Orr’s response to this criticism is reportedly that it is “thin”.   Whatever that means, the fact remains that in other countries top central bankers talk, quite frequently, about their thinking in on-the-record speeches.  I’ve suggested, speculatively, that perhaps he doesn’t do serious speeches on core areas of responsibility because he just isn’t that interested (saving his passion for infrastructure, climate change, diversity, and all manner of other stuff he has little or no responsibility for).  I’d  like to be wrong on that, but nothing in this article provides any countervailing evidence.

But the bigger criticism in the Reuters article appears to come from financial market participants, concerned that they aren’t able to read the Governor’s policy intentions well.

Many traders who spoke to Reuters in the past two weeks blame Orr for confusing the message, and some have even been critical of frequent references to legends of the indigenous Maori people in his speeches, saying they served little purpose for financial markets eager for more policy clues.
“I am extremely frustrated at the lack of communications for global market participants,” said Annette Beacher, Singapore-based macro-strategist for TD Securities.
“Since Adrian Orr has assumed the role, he’s managed to surprise the market every six weeks. We don’t hear anything from him in between policy decisions,” Beacher said, echoing similar complaints from others.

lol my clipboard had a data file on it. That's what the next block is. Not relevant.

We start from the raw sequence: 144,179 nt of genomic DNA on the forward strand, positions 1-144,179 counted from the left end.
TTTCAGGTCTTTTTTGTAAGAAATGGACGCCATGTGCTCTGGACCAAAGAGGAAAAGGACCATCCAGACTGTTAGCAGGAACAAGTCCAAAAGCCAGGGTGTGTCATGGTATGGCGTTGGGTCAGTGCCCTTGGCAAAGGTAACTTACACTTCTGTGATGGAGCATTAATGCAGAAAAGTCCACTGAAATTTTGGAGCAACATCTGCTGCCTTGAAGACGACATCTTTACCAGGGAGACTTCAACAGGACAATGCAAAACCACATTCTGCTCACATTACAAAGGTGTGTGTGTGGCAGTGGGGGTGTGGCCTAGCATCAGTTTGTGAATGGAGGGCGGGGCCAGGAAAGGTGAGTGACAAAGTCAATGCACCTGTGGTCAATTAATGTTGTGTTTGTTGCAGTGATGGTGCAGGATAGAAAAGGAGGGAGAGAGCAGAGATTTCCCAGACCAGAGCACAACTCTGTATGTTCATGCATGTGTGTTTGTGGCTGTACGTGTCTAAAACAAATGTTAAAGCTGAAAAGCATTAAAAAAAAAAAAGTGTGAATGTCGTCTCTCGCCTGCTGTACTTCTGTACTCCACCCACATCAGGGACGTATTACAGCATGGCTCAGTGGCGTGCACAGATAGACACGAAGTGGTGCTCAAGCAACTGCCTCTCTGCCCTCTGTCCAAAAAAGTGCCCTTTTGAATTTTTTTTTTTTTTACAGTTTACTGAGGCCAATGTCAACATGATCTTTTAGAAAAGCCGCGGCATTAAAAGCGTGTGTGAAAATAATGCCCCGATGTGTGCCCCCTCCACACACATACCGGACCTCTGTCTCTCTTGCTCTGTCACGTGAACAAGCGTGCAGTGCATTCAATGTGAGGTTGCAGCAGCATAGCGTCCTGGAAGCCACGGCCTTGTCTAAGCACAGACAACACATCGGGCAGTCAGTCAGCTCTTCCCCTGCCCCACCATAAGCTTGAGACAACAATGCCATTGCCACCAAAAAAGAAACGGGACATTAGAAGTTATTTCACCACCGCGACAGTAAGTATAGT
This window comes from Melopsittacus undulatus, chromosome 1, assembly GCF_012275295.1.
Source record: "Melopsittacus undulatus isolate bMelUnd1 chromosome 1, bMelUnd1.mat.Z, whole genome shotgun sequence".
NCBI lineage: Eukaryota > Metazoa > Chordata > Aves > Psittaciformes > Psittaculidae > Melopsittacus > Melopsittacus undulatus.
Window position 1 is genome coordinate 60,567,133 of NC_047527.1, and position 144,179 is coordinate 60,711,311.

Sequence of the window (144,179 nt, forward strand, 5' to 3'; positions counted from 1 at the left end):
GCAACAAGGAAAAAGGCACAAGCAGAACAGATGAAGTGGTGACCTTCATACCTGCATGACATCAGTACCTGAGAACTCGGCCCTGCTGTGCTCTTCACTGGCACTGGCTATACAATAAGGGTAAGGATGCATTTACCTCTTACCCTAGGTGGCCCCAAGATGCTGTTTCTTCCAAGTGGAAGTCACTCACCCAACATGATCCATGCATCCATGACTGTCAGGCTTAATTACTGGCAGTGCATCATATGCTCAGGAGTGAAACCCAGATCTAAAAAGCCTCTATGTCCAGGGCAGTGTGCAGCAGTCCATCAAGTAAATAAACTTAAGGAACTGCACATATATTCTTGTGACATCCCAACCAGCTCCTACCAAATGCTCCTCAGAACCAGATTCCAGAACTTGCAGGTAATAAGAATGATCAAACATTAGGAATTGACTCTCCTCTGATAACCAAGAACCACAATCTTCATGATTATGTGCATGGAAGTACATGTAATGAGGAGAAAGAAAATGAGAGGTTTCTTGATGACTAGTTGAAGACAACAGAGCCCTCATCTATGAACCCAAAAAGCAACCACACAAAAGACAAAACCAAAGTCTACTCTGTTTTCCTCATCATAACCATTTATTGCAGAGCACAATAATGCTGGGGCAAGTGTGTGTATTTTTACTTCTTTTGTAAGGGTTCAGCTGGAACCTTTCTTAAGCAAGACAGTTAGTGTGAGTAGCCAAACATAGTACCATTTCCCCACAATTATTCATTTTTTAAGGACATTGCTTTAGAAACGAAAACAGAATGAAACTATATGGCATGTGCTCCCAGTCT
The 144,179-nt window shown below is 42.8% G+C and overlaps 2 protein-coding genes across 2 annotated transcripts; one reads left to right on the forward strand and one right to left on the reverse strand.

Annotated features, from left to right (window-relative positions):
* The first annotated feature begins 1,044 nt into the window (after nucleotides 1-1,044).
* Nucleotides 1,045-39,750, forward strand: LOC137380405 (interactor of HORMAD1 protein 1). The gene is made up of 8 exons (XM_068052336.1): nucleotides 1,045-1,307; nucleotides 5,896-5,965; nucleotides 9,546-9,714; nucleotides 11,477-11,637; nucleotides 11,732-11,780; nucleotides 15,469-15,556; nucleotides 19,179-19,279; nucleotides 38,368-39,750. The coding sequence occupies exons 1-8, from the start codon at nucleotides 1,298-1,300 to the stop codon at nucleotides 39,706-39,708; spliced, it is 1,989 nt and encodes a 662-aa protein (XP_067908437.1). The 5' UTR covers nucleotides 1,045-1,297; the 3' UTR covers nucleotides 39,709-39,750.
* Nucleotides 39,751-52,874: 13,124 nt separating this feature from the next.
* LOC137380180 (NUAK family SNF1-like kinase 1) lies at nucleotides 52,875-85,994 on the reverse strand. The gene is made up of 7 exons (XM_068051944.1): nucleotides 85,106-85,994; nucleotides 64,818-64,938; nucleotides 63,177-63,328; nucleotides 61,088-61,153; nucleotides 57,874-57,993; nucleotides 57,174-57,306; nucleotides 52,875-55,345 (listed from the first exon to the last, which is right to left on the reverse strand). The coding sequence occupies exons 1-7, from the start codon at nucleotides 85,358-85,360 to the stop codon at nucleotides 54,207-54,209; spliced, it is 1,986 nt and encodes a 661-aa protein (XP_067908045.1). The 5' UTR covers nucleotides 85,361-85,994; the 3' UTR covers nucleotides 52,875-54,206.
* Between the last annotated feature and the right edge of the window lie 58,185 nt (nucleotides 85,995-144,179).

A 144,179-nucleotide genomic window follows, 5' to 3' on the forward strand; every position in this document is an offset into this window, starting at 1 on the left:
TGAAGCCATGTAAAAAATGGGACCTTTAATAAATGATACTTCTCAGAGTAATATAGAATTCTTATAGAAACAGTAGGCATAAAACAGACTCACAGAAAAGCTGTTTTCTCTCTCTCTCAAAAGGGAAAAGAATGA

“So what do I recommend to my trading desk? I’m saying trade the data but we’re not quite sure what is going to happen at the next meeting. It’s not meant to be this way.”

Here, to be honest, I’m not sure quite what to make of the criticism (I mostly don’t hang out with international markets people).   I’m sure there is a great deal of eye-rolling at the tree god nonsense that Orr continues to champion, but perhaps here the longstanding central banker in me comes out and I wonder if the offshore market people aren’t being a little precious.    Markets should not need their hands held to anything like the extent some of the comments in the article suggest, and if there is a little noise in market prices as a result that isn’t necessarily a bad thing.

It seems that quite a few people the journalists talked to were grumpy about the move to an explicit easing bias at the last OCR review, I couldn’t help wondering how much of that was a disagreement with the Governor’s stance (market economists on average have been more hawkish than the Bank for years, and have been more wrong) and how much a sense that a forthcoming change hadn’t been signalled.  I was bit (pleasantly) surprised myself by the move to an easing bias, but mostly because I thought the Governor wouldn’t want to launch a change of direction days before the new MPC took over.  Perhaps that is one of the circumstances in which advance signalling  might have been appropriate?    And perhaps the two strands of concern come together here: we shouldn’t have the Governor or senior staff giving private previews to select contacts about their evolving thinking.  So it has to be serious interviews or serious speeches –  and, as Annette Beacher notes, we haven’t really had either.